JBL Live 660NC REVIEW
PAT PILCHER likes Bluetooth headphones, and he especially likes them when they have long-lasting battery power and sound good too!
The new cans are over-ear Bluetooth, have active noise-cancelling and come with a bevvy of nifty features. These include Ambient mode, wearer detection, and either Google Assistant or Amazon’s Alexa.
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Looks-wise, the 660NCs sport a simple design like other over-ear cans in their Live line-up. As you’d expect, their large plastic ear cups come with prominent JBL branding stamped into them. Their headband is covered in a mesh fabric.
They’re also pretty comfy, feeling lightweight yet snug on my noggin. Comfort levels get helped along thanks to well-padded ear cups and a padded headband. They don’t exert a lot of clamping force on one’s head but manage to feel like they’ll stay put for casual listening. Engaging in some moderate exertion saw them barely moving as I ripped open a bag of potato chips and scarfed a pint.
As JBL kit, it isn’t a huge surprise that they’re well built. They might be constructed out of plastic and have faux leather padding, but the headband has an alloy band in it for added toughness. They are not IP rated, so using these when they might get damp isn’t advised.
A key selling point with the 660NCs cans is their claimed 40 hours of battery life (with noise-cancelling enabled). JBL’s blurb says you can get a whopping 50 hours with noise cancelling disabled. In use, these beauties seem to refuse to die. Over three-and-a-half days, I managed to wring out an impressive 44 hours of use. Another winning feature is their charging – 10-minutes of charging got me another four hours of use. Not too shabby at all!
Having solved the battery conundrum for potential buyers, JBL turned their focus to Bluetooth. Where pairing headphones had previously been a hit and miss affair (with more emphasis on the miss than the hit), the 660NCs come with multi-point connection capabilities. This means you can pair them with two separate devices and swap between them seamlessly. They also support Google Fast Pairing, which made pairing them with my Android phone so easy that I did it twice as I initially thought I’d done something wrong (I hadn’t). All told, getting set up proved to be a pain-free undertaking.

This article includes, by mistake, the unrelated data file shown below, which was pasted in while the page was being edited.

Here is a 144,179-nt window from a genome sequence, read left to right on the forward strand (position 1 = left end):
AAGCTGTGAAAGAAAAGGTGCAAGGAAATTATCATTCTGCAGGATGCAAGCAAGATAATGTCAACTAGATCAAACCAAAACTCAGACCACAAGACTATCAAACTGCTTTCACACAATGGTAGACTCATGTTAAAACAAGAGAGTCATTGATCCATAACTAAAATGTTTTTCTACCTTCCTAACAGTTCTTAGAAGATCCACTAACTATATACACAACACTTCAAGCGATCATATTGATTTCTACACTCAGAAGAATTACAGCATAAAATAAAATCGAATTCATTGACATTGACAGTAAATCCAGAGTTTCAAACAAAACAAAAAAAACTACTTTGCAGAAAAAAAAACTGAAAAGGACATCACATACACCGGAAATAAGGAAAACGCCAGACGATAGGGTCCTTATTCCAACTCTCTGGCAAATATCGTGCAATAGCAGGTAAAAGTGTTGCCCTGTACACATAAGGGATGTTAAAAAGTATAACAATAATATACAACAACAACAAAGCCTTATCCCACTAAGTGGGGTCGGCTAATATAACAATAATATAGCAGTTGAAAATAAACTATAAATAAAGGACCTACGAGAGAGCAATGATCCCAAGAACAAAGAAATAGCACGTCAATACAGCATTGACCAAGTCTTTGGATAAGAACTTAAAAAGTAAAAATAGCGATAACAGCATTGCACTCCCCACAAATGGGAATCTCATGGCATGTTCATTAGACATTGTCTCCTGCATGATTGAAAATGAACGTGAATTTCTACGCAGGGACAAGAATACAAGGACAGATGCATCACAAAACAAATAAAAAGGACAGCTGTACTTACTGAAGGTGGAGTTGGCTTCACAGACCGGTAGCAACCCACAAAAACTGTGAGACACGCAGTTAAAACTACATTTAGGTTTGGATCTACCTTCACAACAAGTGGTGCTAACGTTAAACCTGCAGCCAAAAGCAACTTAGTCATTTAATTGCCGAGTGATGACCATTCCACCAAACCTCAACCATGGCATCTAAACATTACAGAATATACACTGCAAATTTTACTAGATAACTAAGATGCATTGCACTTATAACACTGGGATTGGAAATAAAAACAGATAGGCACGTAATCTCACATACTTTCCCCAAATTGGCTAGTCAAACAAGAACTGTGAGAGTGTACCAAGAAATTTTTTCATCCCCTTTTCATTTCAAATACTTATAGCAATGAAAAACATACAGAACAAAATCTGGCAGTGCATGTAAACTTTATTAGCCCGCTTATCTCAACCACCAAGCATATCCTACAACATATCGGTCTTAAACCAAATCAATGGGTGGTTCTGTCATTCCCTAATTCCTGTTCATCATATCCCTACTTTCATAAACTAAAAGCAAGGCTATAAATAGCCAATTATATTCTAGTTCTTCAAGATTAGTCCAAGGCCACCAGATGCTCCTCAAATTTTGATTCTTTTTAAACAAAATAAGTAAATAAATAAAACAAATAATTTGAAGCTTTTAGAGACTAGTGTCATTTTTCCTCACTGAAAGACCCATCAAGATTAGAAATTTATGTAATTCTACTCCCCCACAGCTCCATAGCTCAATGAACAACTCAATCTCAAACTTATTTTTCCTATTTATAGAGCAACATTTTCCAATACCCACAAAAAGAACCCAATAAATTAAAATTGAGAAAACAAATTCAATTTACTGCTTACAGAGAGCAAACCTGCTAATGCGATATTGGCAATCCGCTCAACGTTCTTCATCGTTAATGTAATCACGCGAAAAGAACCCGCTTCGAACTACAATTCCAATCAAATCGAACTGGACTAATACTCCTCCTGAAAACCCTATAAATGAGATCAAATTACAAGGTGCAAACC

Their sound leans towards being bass-heavy. This meant they delivered a punch to drum-heavy audio tracks and were the perfect partner for watching action movies (Terminator literally rocked my cranium). There’s plenty of emphasis on low to mid-bass. A slight dip in the higher end of their bass output helped bass sound tight and controlled. Their mid-range felt accurate and balanced. This meant vocals and lead guitars sounded clear, up-front and detailed. Clear mids coupled with reasonable treble accuracy saw their audio doing a fine job across various music genres. Holst’s Planet Suite offered up plenty of percussive oomph, detailed brass and woodwind. Pink Floyd’s Final Cut was perfectly listenable (excepting Roger Waters’ whiney, nasal vocals). Their imaging performance also helps make their audio is engaging. Accurate placement of instruments felt like I had an orchestra around my head as I walked down the street. Speaking of walking down the road – the 660NCs’ noise isolation performance was not too bad at all. While it cut down bass-heavy noise like buses rumbling past, I noticed that ANC fared better with high and mid-range sounds. Firing up some music saw this issue vanish.
Taking the 660NCs walkies in Wellington’s CBD not only provides a solid test of their ANC chops, but also of their connectivity. The CBD is awash with RF noise and that can be challenging for maintaining a Bluetooth connection. That said, there was not a single connection drop out, which is pretty impressive.
The JBL Headphones app (Android/iOS) not only comes with a parametric EQ and plentiful pre-sets, but there’s a tonne of other good stuff too. Much of the app’s functionality is predictable in that you can switch between Ambient or ANC modes. There’s also Ambient Aware, ANC off, and talk-through, all of which improves situational awareness. The wear detect/auto-pause can also be enabled/disabled, and battery levels are displayed too. Another nifty feature for long-haul travellers and gamers is audio modes. These can improve audio latency. It comes in three settings (Video Mode, Audio Mode, and Normal). Video mode improves latency for better audio syncing. This makes watching movies far less annoying than with many other Bluetooth ear gear brands. It works well with mobile gaming too.
So, the verdict? There’s a lot to like. Starting with their attractive price, they’re also comfy and have impressive battery life. Add this ANC and multiple audio modes and you have a solid commuter and travel option. We like!